How Airbus is boosting aircraft electrical propulsion systems with cryogenic cooling and superconductors

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Researchers at Airbus are to develop cryogenic systems and use superconducting materials to boost the efficiency of electrical propulsions systems for aircraft as part of a major R&D program.

The project, which is called the “Advanced Superconducting and Cryogenic Experimental powertraiN Demonstrator” (ASCEND) will investigate the use of superconducting materials and cryogenic temperatures on the performance of an aircraft’s electrical propulsion system.

Engineers at Airbus’ E-Aircraft System House in Munich, Germany are to design and build a demonstrator over the next three years for testing and evaluating technologies that could be used in turboprop, turbofan and hybrid propeller engines.

The demonstrator will use superconducting materials to lower electrical resistance so that electrical current can supply power without energy loss. Liquid hydrogen at cryogenic temperatures of -253˚C (-423.4˚F) will be used to cool the electrical systems to significantly increase the performance of the overall electric propulsion system.

Engineers on ASCEND expect the results of the project to show that component weight and electrical losses can be at least halved, for the size and complexity of electrical systems installation to be reduced and for a reduction in voltage to below 500V to be achieved, compared to current systems. 

The ASCEND demonstrator will feature a 500kW powertrain consisting of a superconducting distribution system, including cables and protection item, a cryogenically cooled motor control unit, a superconducting motor and the cryogenic cooling system.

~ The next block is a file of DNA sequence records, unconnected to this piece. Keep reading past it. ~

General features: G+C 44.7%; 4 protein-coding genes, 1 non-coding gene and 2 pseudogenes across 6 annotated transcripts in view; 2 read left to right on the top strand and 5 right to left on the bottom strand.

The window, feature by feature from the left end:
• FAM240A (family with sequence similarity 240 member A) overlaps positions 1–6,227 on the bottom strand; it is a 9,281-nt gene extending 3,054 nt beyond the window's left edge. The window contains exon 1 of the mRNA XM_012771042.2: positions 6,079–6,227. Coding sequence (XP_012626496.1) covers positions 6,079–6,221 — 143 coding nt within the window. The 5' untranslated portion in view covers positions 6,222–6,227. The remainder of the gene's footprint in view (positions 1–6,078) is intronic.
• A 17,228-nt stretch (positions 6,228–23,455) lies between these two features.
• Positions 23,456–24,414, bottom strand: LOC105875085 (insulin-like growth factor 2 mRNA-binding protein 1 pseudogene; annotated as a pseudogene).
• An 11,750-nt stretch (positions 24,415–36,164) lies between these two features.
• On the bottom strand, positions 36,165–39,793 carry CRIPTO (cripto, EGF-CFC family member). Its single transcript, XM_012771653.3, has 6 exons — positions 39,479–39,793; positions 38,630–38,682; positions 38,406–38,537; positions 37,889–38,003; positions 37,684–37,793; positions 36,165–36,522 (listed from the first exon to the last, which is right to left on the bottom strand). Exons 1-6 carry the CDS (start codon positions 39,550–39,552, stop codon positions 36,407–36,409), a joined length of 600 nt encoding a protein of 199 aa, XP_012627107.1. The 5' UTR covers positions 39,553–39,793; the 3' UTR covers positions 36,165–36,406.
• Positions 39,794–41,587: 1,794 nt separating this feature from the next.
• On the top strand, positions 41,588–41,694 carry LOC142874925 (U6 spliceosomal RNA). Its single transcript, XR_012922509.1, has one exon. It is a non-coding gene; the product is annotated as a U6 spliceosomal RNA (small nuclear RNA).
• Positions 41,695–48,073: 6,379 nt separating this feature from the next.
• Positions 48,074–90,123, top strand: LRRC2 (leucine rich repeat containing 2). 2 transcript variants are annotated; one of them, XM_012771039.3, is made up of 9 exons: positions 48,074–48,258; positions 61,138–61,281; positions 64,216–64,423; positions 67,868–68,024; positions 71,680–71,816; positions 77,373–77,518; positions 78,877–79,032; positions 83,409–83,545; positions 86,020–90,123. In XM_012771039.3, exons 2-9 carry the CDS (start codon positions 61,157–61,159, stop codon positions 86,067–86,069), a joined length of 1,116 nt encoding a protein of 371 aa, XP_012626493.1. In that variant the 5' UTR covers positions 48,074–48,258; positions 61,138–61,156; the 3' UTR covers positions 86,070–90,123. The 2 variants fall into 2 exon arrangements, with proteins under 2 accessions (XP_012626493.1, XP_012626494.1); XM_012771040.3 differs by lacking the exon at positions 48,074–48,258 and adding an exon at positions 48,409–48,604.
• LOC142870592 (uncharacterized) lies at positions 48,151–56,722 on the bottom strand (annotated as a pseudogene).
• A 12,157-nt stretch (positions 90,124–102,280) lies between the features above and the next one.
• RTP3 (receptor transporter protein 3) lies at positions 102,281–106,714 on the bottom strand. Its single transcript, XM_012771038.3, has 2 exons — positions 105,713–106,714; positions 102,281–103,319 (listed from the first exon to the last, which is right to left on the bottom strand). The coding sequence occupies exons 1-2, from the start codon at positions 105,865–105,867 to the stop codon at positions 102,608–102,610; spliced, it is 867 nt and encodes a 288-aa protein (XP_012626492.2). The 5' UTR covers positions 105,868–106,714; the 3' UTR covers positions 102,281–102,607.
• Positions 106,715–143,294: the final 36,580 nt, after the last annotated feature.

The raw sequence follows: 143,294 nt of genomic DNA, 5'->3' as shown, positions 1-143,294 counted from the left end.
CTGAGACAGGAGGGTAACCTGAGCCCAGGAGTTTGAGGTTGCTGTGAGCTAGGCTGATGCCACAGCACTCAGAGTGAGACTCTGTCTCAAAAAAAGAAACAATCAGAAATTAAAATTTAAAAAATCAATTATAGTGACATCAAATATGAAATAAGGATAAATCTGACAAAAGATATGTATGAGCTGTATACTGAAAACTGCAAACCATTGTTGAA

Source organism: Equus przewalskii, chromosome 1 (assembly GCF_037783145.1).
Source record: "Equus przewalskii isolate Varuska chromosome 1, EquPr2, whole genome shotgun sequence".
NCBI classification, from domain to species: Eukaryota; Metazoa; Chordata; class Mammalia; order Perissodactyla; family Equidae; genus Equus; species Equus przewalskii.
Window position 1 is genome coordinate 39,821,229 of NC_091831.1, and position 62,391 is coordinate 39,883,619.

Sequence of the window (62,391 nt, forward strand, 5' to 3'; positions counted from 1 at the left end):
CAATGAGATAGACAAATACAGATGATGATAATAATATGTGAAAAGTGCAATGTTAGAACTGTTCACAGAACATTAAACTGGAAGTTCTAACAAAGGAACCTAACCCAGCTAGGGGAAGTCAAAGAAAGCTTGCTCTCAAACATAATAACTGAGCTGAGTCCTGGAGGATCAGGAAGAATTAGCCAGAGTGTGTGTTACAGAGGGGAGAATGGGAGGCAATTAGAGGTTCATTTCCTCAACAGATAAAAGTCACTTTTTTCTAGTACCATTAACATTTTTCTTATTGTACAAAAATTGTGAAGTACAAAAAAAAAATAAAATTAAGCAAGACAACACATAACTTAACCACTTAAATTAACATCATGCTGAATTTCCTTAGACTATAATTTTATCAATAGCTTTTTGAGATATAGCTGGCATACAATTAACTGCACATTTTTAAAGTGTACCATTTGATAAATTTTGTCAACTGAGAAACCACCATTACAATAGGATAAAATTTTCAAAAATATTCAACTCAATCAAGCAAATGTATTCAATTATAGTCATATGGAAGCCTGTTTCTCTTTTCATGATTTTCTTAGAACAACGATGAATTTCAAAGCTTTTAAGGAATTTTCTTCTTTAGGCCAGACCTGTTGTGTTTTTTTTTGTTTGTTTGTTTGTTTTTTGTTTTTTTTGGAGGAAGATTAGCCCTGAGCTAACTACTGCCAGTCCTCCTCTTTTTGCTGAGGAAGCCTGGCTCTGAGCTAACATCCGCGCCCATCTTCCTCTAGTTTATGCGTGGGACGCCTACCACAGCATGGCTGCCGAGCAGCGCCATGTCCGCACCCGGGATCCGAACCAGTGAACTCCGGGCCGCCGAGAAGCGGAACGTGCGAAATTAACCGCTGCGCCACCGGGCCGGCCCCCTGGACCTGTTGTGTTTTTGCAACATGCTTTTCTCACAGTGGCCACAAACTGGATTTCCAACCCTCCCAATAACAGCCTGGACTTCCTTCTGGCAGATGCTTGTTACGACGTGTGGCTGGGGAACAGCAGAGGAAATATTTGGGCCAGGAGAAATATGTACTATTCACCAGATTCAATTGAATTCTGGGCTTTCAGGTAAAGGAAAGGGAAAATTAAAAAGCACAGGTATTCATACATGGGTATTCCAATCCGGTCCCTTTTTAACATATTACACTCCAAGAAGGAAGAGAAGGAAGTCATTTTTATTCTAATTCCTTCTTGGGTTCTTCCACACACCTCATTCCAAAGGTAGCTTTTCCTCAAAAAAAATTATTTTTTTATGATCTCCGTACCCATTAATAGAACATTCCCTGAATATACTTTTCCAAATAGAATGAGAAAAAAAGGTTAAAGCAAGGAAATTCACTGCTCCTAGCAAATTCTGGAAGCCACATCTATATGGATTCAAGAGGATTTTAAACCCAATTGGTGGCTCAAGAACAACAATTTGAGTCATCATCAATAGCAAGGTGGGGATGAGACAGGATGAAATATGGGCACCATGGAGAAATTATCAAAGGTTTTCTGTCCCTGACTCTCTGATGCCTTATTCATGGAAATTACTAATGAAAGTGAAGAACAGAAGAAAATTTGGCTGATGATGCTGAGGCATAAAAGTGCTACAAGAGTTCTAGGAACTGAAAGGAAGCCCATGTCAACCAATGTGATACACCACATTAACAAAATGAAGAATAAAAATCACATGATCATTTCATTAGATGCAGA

ASCEND demonstrator

The ASCEND demonstrator will apply cryogenic and superconducting technologies to enhance electrical propulsion (Image: Airbus)

The project will assess electric architectures from several hundred kilowatts to multi-megawatt applications with and without liquid hydrogen on board.

Ludovic Ybanez, head of the ASCEND demonstrator project said, “With the ASCEND demonstrator, we’ll adapt ground-based cryogenic and superconducting technologies to a fully electric powertrain to confirm their potential at aircraft level. Integrating these components will not only be a world first, but also an essential step towards future full-scale tests and flying demonstrators.”

The European aircraft manufacturer plans to use the ASCEND program to explore the feasibility of using these technologies to optimize propulsion architecture for its next generation of low-emission and zero-emission aircraft.

ASCEND is also expected to support performance improvements on existing and future propulsion systems across the entire Airbus portfolio, including helicopters, eVTOLs and regional and single-aisle aircraft.

The demonstrator is being developed within Airbus UpNext, an Airbus subsidiary created to give future technologies to fast track development of demonstrators.

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Ben has worked as a journalist and editor, covering technology, engineering and industry for the last 20 years. Initially writing about subjects from nuclear submarines to autonomous cars to future design and manufacturing technologies, he was editor of a leading UK-based engineering magazine before eventually becoming editor of Aerospace Testing in 2017.

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